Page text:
The lines “I have lived long enough to know/that no race has a corner on decency” struck a chord with me because of the emphasis placed on the second line by adding a break between the two. It continues the theme of bad people being a part of everything but not letting that weigh you down or stop you from working for what is right. No race, no cause is without issues or bad apples. That doesn’t mean the entire thing can be dismissed or thrown away. This is an important concept for children—the world isn’t black and white. It is a difficult concept to convey, but this poem manages to do so in an inspirational way as the subject of the poem would have done.
Take 5 Activity:

  1. Read the poem aloud to the class.
  2. Let the students discuss hate and how it is used to divide people.
  3. Read Separate Is Never Equal by Duncan Tonatiuh and discuss the black power movement.
  4. Re-read the poem aloud together and let the students discuss anything that stands out to them.
  5. Recommend books such as Let It Shine: Stories of Black Women Freedom Fighters by Andrea Davis Pinkney, The Youngest Marcher by Cynthia Levinson, and Malcolm Little: The Boy Who Grew Up to Be Malcolm X by Ilyasah Shabazz.

 

Image result for cesar si se puede yes we can

Citation:  Bernier-Grand, C. T., & Diaz, D. (2013). César: ¡Sí, se Puede! Las Vegas, NV: Two Lions/Amazon Children’s Publishing.

Overall Review: 

This book includes several poems that chronicle the life of Cesar Chavez from his childhood through his historic work for farm workers’ rights and his death. Each poem covers a chapter in his life or significant influence on the man he would become including his mother, father, difficult childhood, The Depression, and more.

Each poem includes a vibrant illustration depicting the events or subject of the poem. The book also includes a table of contents with the title of each poem included in the book as well as the appendices at the end, which include author’s notes, a glossary of Spanish terms, the story of Cesar Chavez’s life told in prose with additional information, a timeline of Cesar Chavez’s life, a list of sources used, and a collection of memorable quotes from Cesar Chavez.

The poet used his craft to present historic events and a famous person in a condensed and accessible way to children who may not be familiar with this man and the events of his life. The emotional impact of the poetry in this book helps to put the reader in a place of openness to his cause. It puts the reader in his shoes by condensing the story and fully connecting the range of emotions the workers and Cesar himself felt throughout his life. It is a wonderful tool to begin a lesson on workers’ rights, Cesar himself, social justice, racism, or activism.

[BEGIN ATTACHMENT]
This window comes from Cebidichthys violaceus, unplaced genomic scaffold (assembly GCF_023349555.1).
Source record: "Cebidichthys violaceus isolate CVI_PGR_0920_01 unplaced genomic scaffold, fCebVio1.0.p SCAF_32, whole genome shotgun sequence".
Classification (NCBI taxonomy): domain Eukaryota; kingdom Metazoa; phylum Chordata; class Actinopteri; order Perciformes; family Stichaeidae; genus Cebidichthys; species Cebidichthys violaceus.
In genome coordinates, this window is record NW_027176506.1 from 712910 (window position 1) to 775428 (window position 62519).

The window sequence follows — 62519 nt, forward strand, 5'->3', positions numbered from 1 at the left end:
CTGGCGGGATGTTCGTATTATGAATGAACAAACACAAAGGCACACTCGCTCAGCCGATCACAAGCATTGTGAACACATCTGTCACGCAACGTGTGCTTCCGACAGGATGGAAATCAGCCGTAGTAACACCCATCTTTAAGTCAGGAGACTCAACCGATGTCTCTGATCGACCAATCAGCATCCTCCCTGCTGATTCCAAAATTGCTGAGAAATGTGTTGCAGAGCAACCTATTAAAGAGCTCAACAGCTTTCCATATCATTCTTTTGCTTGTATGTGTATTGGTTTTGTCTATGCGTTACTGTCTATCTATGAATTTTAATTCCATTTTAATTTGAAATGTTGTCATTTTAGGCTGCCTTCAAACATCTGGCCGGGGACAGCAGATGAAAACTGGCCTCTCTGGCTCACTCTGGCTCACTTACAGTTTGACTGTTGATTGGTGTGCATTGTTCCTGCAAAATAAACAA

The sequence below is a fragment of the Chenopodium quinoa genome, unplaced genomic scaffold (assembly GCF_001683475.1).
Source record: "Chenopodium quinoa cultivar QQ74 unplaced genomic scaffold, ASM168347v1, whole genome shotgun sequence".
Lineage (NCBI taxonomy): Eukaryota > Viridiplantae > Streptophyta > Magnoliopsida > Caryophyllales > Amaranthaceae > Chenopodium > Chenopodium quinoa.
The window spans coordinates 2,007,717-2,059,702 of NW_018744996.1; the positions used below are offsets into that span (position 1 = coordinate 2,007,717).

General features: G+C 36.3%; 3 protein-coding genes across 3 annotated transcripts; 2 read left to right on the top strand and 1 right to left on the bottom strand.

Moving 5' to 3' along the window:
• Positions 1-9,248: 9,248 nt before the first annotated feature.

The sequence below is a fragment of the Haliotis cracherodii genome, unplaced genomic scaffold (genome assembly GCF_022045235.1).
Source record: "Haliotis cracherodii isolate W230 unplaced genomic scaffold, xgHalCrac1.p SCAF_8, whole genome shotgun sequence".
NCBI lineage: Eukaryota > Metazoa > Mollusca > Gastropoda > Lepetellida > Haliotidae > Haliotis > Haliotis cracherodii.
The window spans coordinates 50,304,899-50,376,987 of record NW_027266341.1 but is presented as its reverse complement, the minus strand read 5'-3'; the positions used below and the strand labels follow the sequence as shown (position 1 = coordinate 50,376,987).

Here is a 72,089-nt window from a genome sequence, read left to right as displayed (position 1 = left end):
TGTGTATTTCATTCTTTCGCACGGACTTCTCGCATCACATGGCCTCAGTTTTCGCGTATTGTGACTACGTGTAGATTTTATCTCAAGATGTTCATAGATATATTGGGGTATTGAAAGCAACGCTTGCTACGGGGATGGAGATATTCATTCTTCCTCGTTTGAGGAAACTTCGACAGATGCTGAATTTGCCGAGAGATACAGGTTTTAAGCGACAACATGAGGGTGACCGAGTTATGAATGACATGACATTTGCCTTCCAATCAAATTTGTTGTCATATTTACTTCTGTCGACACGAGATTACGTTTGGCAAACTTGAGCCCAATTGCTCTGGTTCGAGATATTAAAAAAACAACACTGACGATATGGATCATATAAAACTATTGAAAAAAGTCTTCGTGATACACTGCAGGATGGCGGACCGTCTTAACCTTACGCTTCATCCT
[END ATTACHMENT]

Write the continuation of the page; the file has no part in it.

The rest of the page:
Spotlight Poem:  “Dad: Librado Chavez”
“Large
como un guitarron.
Nearly six feet tall.
Huge, strong hands.
Quiet,
Taught Cesar
how to make cars
out of sardine cans
and tractors
out of spools of thread.
‘Never afraid of work
and often did too much.’
Found it dishonorable
to be fired for being lazy.
‘But if somebody was fired
for standing up for a person’s rights,
it was quite honorable.’
Tugged at Cesar’s ears
and patted his head.”

This poem stood out to me with its simplicity. What appears, at first reading, to simply be a story about Chavez’s childhood and his connection with his father really starts to drive home how influential his father was in Cesar’s later work. My favorite lines that fully expose this point are “’But if somebody was fired/for standing up for a person’s rights,/it was quite honorable.’/Tugged at Cesar’s ears/and patted his head.” By putting those lines together back-to-back, the poet shows that his father’s words tugged at his ears, just as his father did lovingly. The words stayed with him throughout his life and greatly shaped his future.

This poem also illustrates Cesar’s ordinary childhood. He was a simple child like anyone else who enjoyed spending time with his father who he viewed as larger than life and monumentally important. He made toys with him and worried for him. This perfectly shows children that anyone can change the world.

Take 5 Activity:

  1. Read the poem aloud, explaining the Spanish phrases.
  2. Let the students sit with the poem and ask them to discuss their favorite lines.
  3. Read Harvesting Hope: The Story of Cesar Chavez by Kathleen Krull to the class. Discuss key parts of his life and the influence his father had on him.
  4. Discuss how Cesar Chavez was an ordinary child like anyone else who enjoyed spending time with his father, and he wound up changing the lives of countless people. Have the class brainstorm ways anyone could make a change.
  5. Re-read the poem aloud as a class and suggest books such as Grandfather Gandhi by Arun Gandhi, Grace for President by Kelly DiPucchio, Harlem’s Little Blackbird by Renee Watson, and Each Kindness by Jacqueline Woodson.